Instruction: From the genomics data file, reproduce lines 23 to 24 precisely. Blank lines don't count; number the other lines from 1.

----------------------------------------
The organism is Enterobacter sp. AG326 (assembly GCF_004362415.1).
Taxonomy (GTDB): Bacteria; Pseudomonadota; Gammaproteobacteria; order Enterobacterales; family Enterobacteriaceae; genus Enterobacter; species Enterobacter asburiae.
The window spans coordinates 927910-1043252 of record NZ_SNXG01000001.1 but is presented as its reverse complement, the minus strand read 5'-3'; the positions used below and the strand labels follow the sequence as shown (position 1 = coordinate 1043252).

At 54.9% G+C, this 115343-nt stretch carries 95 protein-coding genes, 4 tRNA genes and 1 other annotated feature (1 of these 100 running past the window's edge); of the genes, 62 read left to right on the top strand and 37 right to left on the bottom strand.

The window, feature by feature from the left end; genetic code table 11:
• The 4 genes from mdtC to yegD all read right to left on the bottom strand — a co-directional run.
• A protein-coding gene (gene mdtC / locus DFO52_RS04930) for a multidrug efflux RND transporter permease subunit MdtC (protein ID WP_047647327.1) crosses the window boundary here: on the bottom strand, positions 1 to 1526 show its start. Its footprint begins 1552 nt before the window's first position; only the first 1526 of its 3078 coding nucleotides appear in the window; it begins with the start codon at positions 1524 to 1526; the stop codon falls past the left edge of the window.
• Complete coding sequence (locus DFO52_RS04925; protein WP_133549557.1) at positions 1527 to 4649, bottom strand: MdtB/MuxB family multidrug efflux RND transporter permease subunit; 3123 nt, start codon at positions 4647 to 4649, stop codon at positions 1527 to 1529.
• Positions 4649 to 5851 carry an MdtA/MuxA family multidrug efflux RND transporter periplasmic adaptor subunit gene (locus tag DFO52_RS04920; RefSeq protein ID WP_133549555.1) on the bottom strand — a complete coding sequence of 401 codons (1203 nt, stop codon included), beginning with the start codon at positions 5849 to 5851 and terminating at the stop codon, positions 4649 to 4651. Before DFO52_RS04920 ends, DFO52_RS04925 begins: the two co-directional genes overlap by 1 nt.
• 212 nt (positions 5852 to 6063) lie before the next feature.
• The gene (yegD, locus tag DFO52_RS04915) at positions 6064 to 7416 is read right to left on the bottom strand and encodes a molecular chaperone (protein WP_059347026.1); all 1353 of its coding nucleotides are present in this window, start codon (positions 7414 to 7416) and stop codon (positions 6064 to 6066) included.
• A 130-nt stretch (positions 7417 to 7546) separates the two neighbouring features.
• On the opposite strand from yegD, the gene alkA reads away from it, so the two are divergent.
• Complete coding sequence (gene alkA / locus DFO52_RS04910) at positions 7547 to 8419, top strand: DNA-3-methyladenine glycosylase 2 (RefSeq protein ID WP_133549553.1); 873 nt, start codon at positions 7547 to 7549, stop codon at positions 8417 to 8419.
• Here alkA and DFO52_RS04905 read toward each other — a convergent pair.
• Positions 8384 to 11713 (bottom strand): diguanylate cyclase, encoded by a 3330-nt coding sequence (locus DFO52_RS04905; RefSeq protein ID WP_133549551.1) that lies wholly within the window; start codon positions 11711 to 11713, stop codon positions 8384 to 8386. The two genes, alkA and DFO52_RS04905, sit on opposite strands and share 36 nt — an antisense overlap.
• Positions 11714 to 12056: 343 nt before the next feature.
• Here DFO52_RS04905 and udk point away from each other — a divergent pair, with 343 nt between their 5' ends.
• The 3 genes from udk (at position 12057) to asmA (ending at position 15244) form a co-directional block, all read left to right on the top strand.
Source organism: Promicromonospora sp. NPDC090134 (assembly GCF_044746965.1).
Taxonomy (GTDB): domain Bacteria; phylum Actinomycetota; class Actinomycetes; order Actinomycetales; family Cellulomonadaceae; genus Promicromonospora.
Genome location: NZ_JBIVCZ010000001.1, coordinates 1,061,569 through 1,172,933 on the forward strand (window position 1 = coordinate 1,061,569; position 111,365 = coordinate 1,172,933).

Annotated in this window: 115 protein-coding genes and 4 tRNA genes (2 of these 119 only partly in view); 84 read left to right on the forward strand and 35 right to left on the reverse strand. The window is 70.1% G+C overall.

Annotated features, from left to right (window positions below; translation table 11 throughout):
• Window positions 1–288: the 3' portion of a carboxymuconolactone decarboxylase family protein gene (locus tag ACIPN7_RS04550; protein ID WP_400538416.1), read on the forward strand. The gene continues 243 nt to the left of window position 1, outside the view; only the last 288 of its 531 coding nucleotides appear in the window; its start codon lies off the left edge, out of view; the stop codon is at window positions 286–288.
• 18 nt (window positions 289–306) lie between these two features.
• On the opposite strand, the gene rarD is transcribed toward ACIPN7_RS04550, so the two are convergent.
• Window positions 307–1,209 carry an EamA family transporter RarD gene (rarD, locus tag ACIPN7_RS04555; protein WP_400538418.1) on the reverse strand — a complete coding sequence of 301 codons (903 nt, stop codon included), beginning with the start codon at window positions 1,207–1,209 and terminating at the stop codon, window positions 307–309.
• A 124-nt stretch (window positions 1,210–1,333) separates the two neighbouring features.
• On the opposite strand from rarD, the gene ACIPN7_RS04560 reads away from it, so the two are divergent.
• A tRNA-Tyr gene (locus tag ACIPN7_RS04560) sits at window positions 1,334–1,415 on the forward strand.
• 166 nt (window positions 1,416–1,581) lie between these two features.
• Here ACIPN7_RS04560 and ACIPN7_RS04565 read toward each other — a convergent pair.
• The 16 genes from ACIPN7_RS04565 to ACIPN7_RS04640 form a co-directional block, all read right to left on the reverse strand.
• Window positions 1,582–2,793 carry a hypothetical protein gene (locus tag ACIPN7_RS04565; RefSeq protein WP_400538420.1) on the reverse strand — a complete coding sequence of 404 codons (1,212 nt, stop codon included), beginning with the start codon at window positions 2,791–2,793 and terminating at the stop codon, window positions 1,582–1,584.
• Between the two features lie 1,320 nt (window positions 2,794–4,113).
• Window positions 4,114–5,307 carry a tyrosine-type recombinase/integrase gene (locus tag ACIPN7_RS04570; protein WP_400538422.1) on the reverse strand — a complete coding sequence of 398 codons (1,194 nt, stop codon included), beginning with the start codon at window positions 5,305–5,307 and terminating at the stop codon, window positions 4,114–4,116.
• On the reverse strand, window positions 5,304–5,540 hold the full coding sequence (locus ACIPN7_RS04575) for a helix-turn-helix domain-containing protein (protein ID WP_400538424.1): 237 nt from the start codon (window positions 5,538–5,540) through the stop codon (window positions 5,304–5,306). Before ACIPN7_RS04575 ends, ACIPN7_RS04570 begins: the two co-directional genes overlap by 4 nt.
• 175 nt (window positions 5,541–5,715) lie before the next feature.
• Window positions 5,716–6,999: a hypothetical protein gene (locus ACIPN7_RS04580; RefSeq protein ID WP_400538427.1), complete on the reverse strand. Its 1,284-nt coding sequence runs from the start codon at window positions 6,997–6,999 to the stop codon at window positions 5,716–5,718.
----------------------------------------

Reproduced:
Annotated in this window: 115 protein-coding genes and 4 tRNA genes (2 of these 119 only partly in view); 84 read left to right on the forward strand and 35 right to left on the reverse strand. The window is 70.1% G+C overall.

Annotated features, from left to right (window positions below; translation table 11 throughout):